The New Jersey Devils take pride in being the only professional team in the Garden State which goes by the name of the state where they play. This season the organization is marketing a theme of “One Jersey,” celebrating their home and the surrounding communities.
In the post-Lou Lamoriello era, the club has opened up its promotions and interactions with its fanbase. With this initiative, there could also be another identity change down the road. The team logo.
Since the Colorado Rockies migrated to New Jersey in 1982, the club has essentially kept the same “NJ” logo and color concept. The team name and logo are unique to New Jersey, stemming from the legend of the Jersey Devil, which supposedly inhabited the Pine Barrens of South Jersey. Contest voting from more than 10,000 fans culminated on June 30, 1982, with the team being renamed the Devils.
The Devils “NJ” logo with its horns and tail has been in force ever since, with a moderation in the color scheme. From 1982 to 1992 the team wore Christmas colors, with red, green, and white sweaters. Starting in the 1992-93 season, the team changed to red, black and white and aside from an occasional throwback night, they’ve worn those ever since. Even when the league switched to the Rbk Edge jerseys by Reebok in 2007-08, the Devils were one of only a few clubs which chose to remain the same.
The Case for Change
How long ago was the 1992-93 season? The Devils played in the Meadowlands, at the Brendan Byrne Arena. They played in the Patrick Division of the Wales Conference. Herb Brooks was head coach. Scott Niedermayer was a rookie. Martin Brodeur was playing with the AHL Utica Devils.
Whether changing the color scheme, logo or adding a third jersey, an alteration wouldn’t be the worst idea for a team with a design which has gone virtually unchanged in more than 30 years of operation.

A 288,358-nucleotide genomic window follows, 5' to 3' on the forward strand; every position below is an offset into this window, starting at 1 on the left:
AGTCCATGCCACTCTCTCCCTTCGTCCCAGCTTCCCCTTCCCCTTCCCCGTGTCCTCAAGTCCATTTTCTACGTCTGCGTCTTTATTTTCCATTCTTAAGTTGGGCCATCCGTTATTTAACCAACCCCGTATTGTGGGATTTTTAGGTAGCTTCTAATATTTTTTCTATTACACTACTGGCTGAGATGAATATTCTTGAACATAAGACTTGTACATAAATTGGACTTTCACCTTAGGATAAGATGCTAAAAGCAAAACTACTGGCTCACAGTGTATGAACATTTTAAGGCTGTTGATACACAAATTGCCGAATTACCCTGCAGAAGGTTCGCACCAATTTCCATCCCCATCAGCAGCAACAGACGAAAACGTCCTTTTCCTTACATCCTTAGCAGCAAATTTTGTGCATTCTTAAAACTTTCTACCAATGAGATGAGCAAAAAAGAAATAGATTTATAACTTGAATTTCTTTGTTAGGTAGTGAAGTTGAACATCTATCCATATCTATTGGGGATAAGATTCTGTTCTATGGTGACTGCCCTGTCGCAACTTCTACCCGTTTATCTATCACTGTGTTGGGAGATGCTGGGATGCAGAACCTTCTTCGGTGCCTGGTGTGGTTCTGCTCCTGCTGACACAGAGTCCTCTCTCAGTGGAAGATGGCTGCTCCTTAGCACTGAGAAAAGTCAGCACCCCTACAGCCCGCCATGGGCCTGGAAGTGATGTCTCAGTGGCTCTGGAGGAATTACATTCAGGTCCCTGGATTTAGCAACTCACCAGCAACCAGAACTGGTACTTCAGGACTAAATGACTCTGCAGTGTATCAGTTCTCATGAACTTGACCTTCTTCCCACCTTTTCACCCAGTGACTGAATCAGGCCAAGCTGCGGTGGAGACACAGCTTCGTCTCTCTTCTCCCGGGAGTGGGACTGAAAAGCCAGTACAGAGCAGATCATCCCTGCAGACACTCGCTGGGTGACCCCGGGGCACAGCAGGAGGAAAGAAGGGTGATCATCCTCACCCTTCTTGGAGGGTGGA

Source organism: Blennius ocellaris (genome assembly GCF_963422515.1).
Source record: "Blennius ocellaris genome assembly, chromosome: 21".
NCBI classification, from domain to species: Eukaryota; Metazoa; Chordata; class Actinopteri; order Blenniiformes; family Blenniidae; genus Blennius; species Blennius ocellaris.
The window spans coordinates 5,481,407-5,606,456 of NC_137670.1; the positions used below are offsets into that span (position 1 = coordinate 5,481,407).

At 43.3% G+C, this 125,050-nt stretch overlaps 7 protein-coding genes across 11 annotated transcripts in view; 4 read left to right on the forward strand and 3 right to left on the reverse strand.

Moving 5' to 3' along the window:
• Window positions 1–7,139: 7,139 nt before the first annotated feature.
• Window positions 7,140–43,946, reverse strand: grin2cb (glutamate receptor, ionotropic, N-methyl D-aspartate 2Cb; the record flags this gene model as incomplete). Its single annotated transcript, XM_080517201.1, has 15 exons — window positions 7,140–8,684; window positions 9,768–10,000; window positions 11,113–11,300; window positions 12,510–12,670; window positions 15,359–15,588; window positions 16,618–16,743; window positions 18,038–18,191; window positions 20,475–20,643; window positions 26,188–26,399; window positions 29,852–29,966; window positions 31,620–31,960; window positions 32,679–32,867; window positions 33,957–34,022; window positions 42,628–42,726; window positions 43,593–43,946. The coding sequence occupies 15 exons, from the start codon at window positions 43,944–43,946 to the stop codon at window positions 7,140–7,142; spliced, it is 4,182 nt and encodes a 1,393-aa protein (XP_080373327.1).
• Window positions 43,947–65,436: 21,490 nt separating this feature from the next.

Though somewhat cliche, some say the club should roll out an alternate black jersey. Another idea floated is having the outline of the state serve as the jersey crest. In addition, a New Jersey version of the defunct AHL Lowell Devils, featuring a devil holding a pitchfork, could be another option. Maybe add some flames and fire to the uniform. Perhaps the organization changes the colors to align with another local major-league team.
— Hockey Motion (@hockey_motion) August 29, 2016
Plus, after a handful of seasons without a playoff appearance, a fresh new design may be warranted with a new era of New Jersey hockey.
The Case Against Change
In my opinion, the current Devils logo and color scheme is classic, sharp, and withstands the test of time. A third jersey could be a nice change but why mess with the primary design? It could be that I’ve been following the Devils since 1993 but I associate the NJ logo with the Devils the same way I associate the NY with the NFL Giants or the interlocking NY with the MLB Yankees. Plus, the logo and color modification came just as the Devils started their run of success from 1993 to 2012, along with three Stanley Cup titles.
Plus, in the past 20 years, the other two hockey locals, the New York Rangers and New York Islanders, have changed their sweaters with varying degrees of success. The Rangers went with a dark blue, Statue of Liberty crest look with some aplomb. Conversely, the Islanders swapped to a Gorton’s Fisherman look, with blue, orange, and teal, which didn’t go over well. Both have tried other color alterations and throwbacks along the way but nothing that drastic since the late 1990’s.
In addition, there’s some risk in going in the opposite direction of the origins of a team which was voted on by its very fans in the state where they play.
Given the NHL’s seven-year uniform deal with Adidas replacing Reebok in 2017-18, you get the feeling that change is coming in one form or another.